By his own admission, Armstrong has given significant funds to cycling’s world governing body. There is confusion over the exact sum. Armstrong has said that he donated $25,000 to the UCI, but Pat McQuaid, the organisation’s president, has stated that the donation, made in 2005, was $100,000. McQuaid said that $88,000 of that was used to buy anti-doping equipment, but Sylvia Schenk, the former head of the German cycling federation and a member of the UCI executive at the time of Armstrong’s donation, maintains that there was no transparency or documentation to clarify the use of the cash.

“To my knowledge there were no documents presented up to now,” Schenk said last week. “The UCI was always very proud of its accounts — why have these documents not been made public in the last five years?”

Today, Jeremiah Weed, the original Southern Gentleman and proud father of Jeremiah Weed Bourbon Whiskey and Cherry Mash Bourbon Whiskey, publicly demanded a formal apology from shamed cyclist Floyd Landis for falsely blaming whiskey as a possible cause of his positive test for synthetic testosterone in 2006, which resulted in the stripping of his 2006 Tour de France champion title.
Susan Westemeyer said:

A number of postings violating this have been deleted.


So far, the Floyd Landis case is sticking to the script.

You know how it goes. First come the accusations and or failed drug test. Then come the deeply sincere and emotional denials. Then comes the admission. And then — and this is where it gets good — he points the finger at others and everyone runs for cover. Immediately, the accused, as well as officials from the sport in question, challenge the accuser's credibility and call him vindictive.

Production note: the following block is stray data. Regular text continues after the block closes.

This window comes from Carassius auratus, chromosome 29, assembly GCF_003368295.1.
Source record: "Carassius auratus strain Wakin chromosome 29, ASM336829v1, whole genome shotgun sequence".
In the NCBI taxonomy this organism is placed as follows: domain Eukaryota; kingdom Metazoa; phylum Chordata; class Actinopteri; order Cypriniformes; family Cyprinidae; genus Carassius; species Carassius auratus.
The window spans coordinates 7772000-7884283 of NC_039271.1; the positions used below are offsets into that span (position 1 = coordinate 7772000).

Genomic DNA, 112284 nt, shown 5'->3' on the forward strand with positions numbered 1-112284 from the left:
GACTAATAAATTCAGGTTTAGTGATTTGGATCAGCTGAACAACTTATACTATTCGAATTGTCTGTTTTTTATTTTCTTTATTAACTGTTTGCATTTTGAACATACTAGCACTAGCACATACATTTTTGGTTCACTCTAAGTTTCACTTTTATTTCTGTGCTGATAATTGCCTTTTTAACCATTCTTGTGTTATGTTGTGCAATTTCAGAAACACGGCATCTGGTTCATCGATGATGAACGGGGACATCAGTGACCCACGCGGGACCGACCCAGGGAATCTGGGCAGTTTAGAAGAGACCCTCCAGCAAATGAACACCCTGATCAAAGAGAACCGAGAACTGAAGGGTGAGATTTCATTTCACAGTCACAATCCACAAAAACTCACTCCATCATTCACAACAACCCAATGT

He lied and cheated previously, and he's a bad guy, blah, blah, blah; how can we believe him now?

That's what they said about Jose Canseco, Ben Johnson, Victor Conte, Brian McNamee, Tim Montgomery, C.J. Hunter and the rest of them.

They all pointed the finger at steroid users and named names.

They were called liars and scumbags. It was said they couldn't be believed.

Canseco, Johnson, Conte and the rest of them had one other thing in common: They were right.


It is hardly a stretch to believe that Armstrong is doping. But it is a stretch to think that he isn't.
The Hog speaks:


Armstrong has not enjoyed his best start to the year, being forced to abandon most of his spring schedule through illness, followed by the crash in California. Bruyneel is not worried though, as he sees the American is up for the Tour and he thinks he knows why. "His tremendous motivation especially strikes me,” he explained. “Maybe that strength also comes from the remarks of Floyd Landis.”

Further than that Bruyneel is not prepared to discuss the Landis allegations, other than to dismiss them as he has done before "For us, the case was closed," said Bruyneel. "We will no spend more energy in the case,” he said. “As for Lance, we know that he performs best when he feels exasperated. I notice that now.

"This is perhaps the biggest boost in view of the Tour," he continued. "When he feels unfairly attacked, then he is at his best on the bike. If he also spared from crashes and setbacks, then fine."